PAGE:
Project Tango constantly scans its surroundings, giving people–and Google–better maps than ever
Popular Science. By Colin Lecher Posted 02.20.2014 at 6:10 pm
As great as Google Maps is, if you need to be directed to somewhere really specific–as in, a specific room in a specific building on a specific street–it stumbles. Not too long ago, we predicted that crowdsourcing would bring mapping indoors, and go figure, Google is leading the charge: the tech giant has unveiled a prototype smartphone that uses sensors to constantly map the world around it, giving everyone (customers and Google) more detailed maps.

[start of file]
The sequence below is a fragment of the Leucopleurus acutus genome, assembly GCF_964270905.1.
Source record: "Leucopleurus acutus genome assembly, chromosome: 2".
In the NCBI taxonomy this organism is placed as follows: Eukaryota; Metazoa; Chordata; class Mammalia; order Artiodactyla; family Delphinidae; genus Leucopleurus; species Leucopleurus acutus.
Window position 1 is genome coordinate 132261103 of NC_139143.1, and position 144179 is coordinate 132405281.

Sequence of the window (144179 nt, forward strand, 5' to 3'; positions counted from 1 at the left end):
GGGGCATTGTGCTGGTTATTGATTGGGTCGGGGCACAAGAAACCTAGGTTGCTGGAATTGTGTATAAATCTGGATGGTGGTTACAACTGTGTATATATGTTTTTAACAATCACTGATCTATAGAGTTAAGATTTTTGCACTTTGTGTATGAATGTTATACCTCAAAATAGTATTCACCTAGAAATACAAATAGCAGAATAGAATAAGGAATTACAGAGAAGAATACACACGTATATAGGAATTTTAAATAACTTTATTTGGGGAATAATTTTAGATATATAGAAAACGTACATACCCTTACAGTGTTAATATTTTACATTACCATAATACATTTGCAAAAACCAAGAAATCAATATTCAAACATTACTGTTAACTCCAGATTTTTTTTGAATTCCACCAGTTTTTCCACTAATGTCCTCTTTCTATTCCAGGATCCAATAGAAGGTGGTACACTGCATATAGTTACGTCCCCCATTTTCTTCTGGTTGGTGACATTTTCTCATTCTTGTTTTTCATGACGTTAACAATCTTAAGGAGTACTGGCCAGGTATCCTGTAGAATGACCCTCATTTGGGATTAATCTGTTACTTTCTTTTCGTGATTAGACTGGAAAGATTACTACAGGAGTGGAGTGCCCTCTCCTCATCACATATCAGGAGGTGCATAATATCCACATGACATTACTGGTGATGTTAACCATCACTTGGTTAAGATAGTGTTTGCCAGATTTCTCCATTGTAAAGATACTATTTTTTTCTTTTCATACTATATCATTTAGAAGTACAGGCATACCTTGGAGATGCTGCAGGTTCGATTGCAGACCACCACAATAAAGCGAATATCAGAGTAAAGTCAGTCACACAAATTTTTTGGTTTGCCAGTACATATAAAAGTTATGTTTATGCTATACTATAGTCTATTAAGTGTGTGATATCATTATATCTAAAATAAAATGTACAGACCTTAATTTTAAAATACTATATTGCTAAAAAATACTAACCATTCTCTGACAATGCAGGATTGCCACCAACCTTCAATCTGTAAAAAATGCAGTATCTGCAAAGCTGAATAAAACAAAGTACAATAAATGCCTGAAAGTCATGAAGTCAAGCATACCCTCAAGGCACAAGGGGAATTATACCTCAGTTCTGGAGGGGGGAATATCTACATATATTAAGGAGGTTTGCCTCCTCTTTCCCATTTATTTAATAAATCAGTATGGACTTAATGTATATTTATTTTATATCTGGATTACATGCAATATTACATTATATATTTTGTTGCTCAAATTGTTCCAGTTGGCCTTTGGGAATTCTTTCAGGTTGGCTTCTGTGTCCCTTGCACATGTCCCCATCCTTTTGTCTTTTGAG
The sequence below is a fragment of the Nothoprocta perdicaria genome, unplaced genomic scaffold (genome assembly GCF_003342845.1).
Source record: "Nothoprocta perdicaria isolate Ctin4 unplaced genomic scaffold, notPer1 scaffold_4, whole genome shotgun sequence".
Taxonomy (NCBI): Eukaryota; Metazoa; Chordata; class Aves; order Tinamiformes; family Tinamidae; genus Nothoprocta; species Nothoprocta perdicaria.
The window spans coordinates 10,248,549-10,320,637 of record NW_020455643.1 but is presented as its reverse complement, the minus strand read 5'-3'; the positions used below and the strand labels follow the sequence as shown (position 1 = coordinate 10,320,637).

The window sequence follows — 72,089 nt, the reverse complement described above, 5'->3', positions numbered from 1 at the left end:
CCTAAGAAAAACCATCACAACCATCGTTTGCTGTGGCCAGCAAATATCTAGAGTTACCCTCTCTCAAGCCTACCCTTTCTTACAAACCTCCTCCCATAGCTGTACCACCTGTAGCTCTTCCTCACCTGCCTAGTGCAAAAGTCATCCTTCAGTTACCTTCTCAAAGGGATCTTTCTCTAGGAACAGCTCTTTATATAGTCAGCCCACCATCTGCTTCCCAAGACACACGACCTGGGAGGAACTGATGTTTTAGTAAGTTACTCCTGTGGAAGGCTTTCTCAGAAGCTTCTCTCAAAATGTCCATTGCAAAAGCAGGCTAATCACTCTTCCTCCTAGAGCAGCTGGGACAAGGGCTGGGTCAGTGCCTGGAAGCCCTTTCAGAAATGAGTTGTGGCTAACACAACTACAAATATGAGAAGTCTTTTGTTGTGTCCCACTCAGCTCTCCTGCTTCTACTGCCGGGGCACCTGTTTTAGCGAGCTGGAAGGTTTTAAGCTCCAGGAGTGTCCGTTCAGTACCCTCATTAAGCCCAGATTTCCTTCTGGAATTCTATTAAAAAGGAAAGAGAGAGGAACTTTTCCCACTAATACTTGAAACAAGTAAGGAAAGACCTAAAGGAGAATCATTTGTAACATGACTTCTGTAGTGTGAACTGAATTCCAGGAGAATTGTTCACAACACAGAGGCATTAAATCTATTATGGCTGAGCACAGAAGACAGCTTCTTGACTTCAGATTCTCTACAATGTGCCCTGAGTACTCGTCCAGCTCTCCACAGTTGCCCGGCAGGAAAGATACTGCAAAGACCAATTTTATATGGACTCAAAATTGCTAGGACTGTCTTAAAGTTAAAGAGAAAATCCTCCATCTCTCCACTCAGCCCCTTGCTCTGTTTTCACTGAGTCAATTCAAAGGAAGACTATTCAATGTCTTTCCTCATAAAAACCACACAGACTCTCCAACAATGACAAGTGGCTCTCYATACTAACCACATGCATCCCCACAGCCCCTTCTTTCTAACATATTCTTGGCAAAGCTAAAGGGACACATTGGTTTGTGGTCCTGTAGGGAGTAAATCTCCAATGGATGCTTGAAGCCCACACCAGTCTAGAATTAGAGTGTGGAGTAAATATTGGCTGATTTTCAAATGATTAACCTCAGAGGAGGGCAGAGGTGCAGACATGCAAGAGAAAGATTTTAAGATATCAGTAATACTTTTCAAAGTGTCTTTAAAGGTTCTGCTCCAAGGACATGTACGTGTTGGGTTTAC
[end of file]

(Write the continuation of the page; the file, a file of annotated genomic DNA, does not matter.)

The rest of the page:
Called Project Tango, the prototype is a 5-inch Android phone that monitors its position and orientation as it travels in your pocket; after moving around enough, it develops a 3-D view of your world: your house, the coffee shop you visit, that one bar down the street. Google has 200 of the devices, and will start shipping them out to developers this month.
If you’re not concerned about the privacy issues that arise from having a self-surveiling, room-scanning machine on your person, this is a great idea: the next logical step for mapping is to direct people to ever-more precise places, and making it happen through existing tech like motion-tracking cameras and depth sensors is clever problem-solving. (If you are concerned about those issues, well, that’s another story.)
No word yet on when the phone might get into consumer hands, although between this and its modular smartphone concept, Project Ara, Google’s Advanced Technology and Projects group, responsible for both, has a lot on its hands.